Big 12 Sports: Will Brett Yormark’s enigmatic ideas really pay off?

Big 12 Sports: Will Brett Yormark's enigmatic ideas really pay off?

It’s been less than a year since Brett Yormark was officially sworn in as the Big 12 conference commissioner and already, the 56-year-old has brought more to the table in the way of innovation and outside-the-box thinking than his predecessor, Bob Bowlsby, did. throughout his sleepy decade at the helm of the conference, a tenure during which the league all but died under Bowlsby’s tenure.

While many of Yormark’s moves have been well received, his latest attempts to push the boundaries in the name of raising the conference’s profile seem more like gimmicks than solid decisions that will have a significant impact.

Perhaps the boldest move Yormark has made in recent months is the idea of bringing its conference’s football and basketball product to Mexico, a possibility reported by several media outlets earlier this week. Indeed, all indications are that this plan is essentially a fait accompli, with 2024 being the likely start of business for the league south of the border.

What we still don’t know are the details of this international expansion. There have been no official announcements from the Big 12 about how many years this potential deal would last, which teams will be featured, or (more importantly) how much revenue it will bring the league. But make no mistake, this is an attempt to explore new markets in search of the kind of revenue this conference will need to generate to stay competitive with the other Power 5 leagues after Oklahoma and Texas vie for the SEC next summer.

However, this idea just doesn’t seem wise. In fact, it’s likely to draw the ire of the Big 12 fans who can miss valuable home games (especially in football) and who won’t be particularly pleased to see one of the most important events on their annual athletic schedule sent. leave for a foreign country.

Of course, the league could benefit from a multi-million payout if these games were sponsored by companies based in Mexico. But it would also mean that communities like Lubbock, Ames, Provo and Morgantown…communities that rely heavily on cash circulated by high-profile conference football games…will miss out on one of the most valuable revenue-generating weekends of the year.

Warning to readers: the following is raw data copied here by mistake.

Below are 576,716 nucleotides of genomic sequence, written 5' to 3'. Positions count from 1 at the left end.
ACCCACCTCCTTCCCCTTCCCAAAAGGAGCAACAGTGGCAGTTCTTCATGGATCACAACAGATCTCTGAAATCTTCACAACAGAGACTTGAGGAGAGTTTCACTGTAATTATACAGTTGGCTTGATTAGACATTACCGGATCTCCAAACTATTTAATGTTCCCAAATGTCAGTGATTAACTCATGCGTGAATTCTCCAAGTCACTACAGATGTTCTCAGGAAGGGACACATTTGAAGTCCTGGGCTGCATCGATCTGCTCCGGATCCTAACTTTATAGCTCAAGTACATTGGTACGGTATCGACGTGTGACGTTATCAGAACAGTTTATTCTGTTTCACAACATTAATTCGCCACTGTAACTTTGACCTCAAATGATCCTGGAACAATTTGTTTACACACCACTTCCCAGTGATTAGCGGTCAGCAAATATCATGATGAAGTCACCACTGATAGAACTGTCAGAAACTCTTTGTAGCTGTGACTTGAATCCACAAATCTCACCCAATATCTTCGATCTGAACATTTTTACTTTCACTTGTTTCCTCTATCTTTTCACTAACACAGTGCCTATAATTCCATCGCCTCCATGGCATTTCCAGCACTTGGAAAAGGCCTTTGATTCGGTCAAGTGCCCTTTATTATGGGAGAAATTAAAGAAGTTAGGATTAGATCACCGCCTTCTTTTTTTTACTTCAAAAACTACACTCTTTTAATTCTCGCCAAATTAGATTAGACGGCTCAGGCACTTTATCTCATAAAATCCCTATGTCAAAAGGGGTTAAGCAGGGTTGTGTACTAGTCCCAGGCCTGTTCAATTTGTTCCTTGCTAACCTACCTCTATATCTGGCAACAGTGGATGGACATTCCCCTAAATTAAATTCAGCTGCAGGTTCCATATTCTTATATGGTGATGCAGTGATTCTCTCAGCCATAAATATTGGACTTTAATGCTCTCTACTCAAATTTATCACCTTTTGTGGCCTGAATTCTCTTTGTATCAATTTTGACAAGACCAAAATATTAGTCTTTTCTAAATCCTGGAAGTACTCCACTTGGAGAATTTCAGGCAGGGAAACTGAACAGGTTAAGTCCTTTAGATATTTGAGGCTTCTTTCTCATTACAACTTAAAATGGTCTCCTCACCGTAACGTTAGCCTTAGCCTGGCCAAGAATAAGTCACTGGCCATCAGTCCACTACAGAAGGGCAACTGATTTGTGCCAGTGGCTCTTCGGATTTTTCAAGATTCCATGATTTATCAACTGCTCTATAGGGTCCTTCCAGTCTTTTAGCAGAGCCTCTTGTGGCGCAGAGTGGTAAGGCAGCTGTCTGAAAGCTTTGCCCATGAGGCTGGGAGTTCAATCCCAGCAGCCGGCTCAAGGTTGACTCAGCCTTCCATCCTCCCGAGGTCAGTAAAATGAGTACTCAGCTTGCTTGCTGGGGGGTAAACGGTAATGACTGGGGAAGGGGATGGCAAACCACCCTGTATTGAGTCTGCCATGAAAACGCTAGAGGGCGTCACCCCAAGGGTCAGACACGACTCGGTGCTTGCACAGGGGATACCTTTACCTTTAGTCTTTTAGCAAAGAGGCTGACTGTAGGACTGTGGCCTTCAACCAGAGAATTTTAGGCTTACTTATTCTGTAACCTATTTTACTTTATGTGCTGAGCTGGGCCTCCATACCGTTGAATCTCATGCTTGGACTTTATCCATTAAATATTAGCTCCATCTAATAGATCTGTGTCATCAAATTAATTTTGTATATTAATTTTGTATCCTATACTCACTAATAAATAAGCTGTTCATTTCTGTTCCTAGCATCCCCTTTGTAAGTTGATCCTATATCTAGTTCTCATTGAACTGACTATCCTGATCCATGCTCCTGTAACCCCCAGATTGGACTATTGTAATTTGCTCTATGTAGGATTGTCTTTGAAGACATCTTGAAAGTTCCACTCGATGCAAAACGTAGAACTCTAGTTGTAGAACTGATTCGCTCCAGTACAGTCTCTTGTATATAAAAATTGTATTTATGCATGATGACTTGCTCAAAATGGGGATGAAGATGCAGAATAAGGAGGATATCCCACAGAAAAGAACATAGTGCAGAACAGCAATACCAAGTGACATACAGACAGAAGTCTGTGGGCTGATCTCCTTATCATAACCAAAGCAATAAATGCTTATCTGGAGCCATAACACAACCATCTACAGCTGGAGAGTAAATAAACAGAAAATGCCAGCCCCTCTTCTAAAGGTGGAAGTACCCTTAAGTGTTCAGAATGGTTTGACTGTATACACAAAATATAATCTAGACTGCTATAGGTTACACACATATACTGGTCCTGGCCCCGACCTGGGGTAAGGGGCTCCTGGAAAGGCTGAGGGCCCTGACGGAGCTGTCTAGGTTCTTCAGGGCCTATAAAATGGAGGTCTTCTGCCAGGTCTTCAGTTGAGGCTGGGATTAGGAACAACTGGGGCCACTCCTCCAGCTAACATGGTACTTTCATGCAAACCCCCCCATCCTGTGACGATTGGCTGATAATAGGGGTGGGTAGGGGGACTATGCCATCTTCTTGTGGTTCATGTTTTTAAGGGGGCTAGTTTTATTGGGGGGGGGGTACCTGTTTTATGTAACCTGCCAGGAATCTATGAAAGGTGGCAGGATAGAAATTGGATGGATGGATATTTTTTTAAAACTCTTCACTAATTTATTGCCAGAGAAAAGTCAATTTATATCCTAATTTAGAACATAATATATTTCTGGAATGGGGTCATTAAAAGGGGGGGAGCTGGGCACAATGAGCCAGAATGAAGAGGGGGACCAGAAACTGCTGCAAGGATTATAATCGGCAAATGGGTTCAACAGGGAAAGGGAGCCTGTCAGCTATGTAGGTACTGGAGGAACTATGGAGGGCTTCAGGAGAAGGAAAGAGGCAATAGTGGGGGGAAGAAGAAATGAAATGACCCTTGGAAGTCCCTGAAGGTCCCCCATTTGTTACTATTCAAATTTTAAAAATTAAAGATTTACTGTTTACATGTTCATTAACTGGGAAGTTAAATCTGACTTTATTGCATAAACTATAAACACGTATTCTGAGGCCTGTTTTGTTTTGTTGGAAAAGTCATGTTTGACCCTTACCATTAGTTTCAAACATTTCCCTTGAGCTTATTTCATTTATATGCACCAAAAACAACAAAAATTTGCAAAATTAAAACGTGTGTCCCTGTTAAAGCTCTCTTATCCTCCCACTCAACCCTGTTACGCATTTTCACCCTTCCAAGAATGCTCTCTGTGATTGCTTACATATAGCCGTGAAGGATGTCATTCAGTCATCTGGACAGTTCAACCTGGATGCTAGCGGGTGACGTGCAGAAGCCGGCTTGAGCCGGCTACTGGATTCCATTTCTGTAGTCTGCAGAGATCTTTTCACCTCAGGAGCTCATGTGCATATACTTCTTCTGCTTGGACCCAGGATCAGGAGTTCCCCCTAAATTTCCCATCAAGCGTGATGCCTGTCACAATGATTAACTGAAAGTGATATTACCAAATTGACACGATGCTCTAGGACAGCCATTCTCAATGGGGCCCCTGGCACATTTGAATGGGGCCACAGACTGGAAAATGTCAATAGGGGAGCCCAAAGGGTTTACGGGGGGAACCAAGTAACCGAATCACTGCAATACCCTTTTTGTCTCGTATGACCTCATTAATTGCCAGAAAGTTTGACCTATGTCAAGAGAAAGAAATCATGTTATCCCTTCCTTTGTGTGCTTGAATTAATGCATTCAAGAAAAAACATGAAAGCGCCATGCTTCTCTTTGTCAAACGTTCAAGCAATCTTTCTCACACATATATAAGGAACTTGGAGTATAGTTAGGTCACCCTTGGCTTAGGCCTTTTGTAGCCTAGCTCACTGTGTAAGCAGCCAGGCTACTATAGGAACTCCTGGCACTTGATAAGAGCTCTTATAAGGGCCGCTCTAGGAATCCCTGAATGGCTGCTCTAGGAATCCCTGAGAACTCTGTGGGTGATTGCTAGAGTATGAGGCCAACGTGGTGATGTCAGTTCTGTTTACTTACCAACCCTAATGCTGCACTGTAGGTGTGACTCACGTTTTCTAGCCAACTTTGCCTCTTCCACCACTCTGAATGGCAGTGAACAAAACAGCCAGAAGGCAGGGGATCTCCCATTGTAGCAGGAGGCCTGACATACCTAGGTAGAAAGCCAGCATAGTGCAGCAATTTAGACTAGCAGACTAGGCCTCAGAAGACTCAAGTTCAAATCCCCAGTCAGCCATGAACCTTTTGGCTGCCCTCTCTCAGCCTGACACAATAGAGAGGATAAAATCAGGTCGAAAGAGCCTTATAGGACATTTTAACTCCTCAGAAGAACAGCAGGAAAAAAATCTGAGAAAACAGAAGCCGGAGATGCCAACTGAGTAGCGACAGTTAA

So while Yormark and his global perspective might be happy to have a few million dollars more in the conference coffers, hotels, restaurants and small businesses in Lubbock would miss out on a valuable opportunity to stay in the black while people in a faraway country benefit. While it’s unlikely that any school will lose more than one home game over the span of a few seasons, even losing one of those weekends can take a toll on the good people of these college towns whose livelihoods often revolve around the college house. local. games.

Besides, how much impact would a random game between Kansas and West Virginia have on the people of Mexico? In a country where soccer is king, there’s little chance that playing soccer between two entities most Mexican citizens have never heard of will suddenly turn our southern neighbors into enough rabid fans of Big 12 football (or basketball) to Capture a new and emerging television market capable of moving the television ratings needle enough to impact the Big 12’s long-term bottom line.